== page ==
The 13 December capture of deposed President Saddam Hussein does not seem to have resulted in any meaningful cessation of attacks against U.S. troops. The U.S. military says some prominent members of the former government still at large might be organizing the attacks. Forty-two suspects on the U.S. list of the 55 most-wanted Iraqis have been captured or killed, but 13 remain at large. However, analysts doubt that former officials have enough authority or influence to lead a guerrilla war.
Prague, 18 December 2003 (RFE/RL) -- The 13 December capture of former Iraqi President Saddam Hussein appears to have done little to stop attacks against coalition troops in the country.
Last night, one U.S. soldier was killed and another wounded in an attack by insurgents in Baghdad. Muhammad al-Hakim, a member of the Supreme Council for the Islamic Revolution in Iraq, also was killed yesterday while leaving his home in Baghdad. He was a cousin of Abd al-Aziz al-Hakim, who currently holds the rotating presidency of the U.S.-appointed Iraqi Governing Council.
On 15 December, two suicide car bombs killed at least nine people at police stations, while U.S. troops killed 11 Iraqi guerrillas who tried to ambush their forces in a town north of the capital, Baghdad.
Neither coalition forces nor analysts know for certain who is organizing these attacks. Former Iraqi officials, who were thrown out of power together with Hussein last April, would seem to be among the most probable suspects.
However, only 13 of the original U.S. list of the 55 most-wanted Iraqis remain at large. U.S. troops are conducting ongoing raids in an effort to capture them all.
The U.S. military often says that Izzat Ibrahim al-Duri, his son, Ahmad, and Hani Abd al-Latif Tilfah might be the main organizers behind the resistance. Al-Douri and Tilfah had senior roles in Hussein's security apparatus. Al-Douri was vice chairman of Hussein's Revolutionary Command Council. Tilfah was director of Hussein's main internal security agency.
David Newton, director of RFE/RL's Iraq Service, says it is difficult for him to imagine that al-Douri, who is reportedly an ill man, is able to play a major role in the resistance. Newton says al-Douri was never that influential in the first place.
"It's hard to believe. I mean, he was always known in Iraq as the nonentity, the weak number two [in the Iraqi leadership] that a dictator like Hussein would like. He certainly did carry out some tasks, but when the tasks got too hard, Hussein usually turned to someone else who was more brutal, more ruthless, and tougher," Newton said.
Newton says it is more likely that Tilfah might be organizing the attacks. He was much closer to Hussein, and Newton says his family held an influential position in Hussein's Iraq.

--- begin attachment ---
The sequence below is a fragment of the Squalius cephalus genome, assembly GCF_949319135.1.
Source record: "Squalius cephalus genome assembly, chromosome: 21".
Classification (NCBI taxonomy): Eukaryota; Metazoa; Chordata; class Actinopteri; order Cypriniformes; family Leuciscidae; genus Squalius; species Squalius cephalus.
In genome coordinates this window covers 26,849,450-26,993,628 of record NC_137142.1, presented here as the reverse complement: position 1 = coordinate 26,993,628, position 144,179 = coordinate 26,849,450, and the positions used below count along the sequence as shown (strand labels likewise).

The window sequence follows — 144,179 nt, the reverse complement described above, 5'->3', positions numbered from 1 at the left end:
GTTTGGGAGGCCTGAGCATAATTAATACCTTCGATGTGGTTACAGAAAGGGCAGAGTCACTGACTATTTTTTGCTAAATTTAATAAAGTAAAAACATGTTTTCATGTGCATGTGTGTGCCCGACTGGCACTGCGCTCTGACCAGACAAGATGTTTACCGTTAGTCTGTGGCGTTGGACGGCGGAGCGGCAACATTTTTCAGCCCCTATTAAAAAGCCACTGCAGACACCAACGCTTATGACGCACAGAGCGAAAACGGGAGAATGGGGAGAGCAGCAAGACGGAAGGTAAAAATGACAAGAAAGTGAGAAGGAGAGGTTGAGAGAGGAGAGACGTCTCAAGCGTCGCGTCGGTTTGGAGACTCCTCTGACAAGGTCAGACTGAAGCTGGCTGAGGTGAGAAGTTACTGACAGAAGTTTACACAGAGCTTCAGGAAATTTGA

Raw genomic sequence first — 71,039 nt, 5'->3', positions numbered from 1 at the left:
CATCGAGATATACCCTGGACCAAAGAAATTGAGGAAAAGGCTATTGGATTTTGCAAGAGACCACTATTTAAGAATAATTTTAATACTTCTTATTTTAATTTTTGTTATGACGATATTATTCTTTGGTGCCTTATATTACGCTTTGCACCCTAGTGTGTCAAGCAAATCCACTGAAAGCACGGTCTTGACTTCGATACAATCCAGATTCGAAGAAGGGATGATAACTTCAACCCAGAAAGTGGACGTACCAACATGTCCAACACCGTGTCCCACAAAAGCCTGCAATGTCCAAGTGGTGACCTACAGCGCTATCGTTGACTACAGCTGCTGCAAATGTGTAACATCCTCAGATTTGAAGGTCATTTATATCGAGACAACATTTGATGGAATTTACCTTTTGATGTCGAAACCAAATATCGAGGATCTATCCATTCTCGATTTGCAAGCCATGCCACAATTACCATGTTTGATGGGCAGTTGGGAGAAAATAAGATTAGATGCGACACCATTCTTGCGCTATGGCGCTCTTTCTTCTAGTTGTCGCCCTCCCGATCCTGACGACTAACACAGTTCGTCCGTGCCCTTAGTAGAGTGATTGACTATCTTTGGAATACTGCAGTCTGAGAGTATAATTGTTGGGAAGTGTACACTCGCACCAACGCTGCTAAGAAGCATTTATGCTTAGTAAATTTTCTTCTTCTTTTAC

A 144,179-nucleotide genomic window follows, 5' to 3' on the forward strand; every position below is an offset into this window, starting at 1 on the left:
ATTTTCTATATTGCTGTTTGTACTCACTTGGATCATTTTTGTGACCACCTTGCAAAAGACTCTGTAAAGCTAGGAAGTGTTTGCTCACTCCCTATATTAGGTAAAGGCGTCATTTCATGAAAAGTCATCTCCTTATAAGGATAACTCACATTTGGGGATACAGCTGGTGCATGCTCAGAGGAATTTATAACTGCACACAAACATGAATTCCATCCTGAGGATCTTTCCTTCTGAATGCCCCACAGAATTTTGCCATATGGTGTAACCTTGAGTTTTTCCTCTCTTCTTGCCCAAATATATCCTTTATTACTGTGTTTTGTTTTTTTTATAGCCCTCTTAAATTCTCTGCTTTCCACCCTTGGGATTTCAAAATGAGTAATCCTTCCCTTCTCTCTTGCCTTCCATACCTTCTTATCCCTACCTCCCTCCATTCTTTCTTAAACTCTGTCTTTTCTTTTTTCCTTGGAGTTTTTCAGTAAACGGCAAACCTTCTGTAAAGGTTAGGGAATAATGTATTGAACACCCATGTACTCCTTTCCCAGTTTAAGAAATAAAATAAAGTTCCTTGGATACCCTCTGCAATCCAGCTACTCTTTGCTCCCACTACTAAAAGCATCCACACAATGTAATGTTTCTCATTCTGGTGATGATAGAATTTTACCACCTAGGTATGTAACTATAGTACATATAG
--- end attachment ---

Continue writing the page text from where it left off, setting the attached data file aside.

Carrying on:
"He's close to Saddam. Saddam's uncle was his stepfather. Khairullah Tilfah was, you know, a significant figure. He was mayor of Baghdad. He eventually faded away because he was exceptionally corrupt. But, of course, he was Saddam's uncle and the man who brought him up. So anyone related to Khairullah Tilfah would be close to Saddam," Newton said.
Some analysts suggest the guerrilla war in Iraq is becoming a much broader movement and cannot be limited to Hussein's inner circle.
Yahia Said from the London School of Economics and Political Science says the eventual capture of the remaining 13 former officials might reduce the violence -- but it will not stop it.
He says he thinks there are many different "strands" involved in the guerilla war. "Admittedly, the most significant one are the remnants of the Ba'ath Party," he says. "But it could quite as well be managed by much less-ranking, lower-ranking officials in the party and in the military. And so catching the high-ranking people will not be sufficient to quell the violence."
Said says those behind the insurgency likely include not only former Ba'athists but also those who believe they are fighting for Islam, tribesmen offended by the occupation, as well as ordinary criminals.
Larbi Sadiki from the University of Exeter in Britain argues that the Iraqi resistance does not need Hussein or any other figures from the former regime.
"The resistance really does not need Saddam Hussein for its basic continuity. The mobilization and organization of the resistance is probably, in so many ways, a spontaneous, amorphous, shapeless movement in response, you know, to the Anglo-American invasion. I don't think we should ever be surprised at that. People anywhere in the world, if they're invaded, will react in some form or another," Sadiki said.
Sadiki says the 13 former officials still at large are not significant figures because they represent the "dead ideology of Ba'athism." Sadiki says former Iraqi officials "have no ideology to lead the resistance."
Said agrees that Hussein turned the Ba'athist ideology into a servant of his repressive regime. However, he says original Ba'athist ideas of pan-Arabism could be reconstituted to appeal to the many people disgruntled with the U.S.-led occupation.
"I think you could find some people mobilizing around some of these ideas," he says. "I think there will always be in Iraq or in any other Arab country a nationalist party, a pan-Arab nationalist party. How large or how small or how influential is a different matter."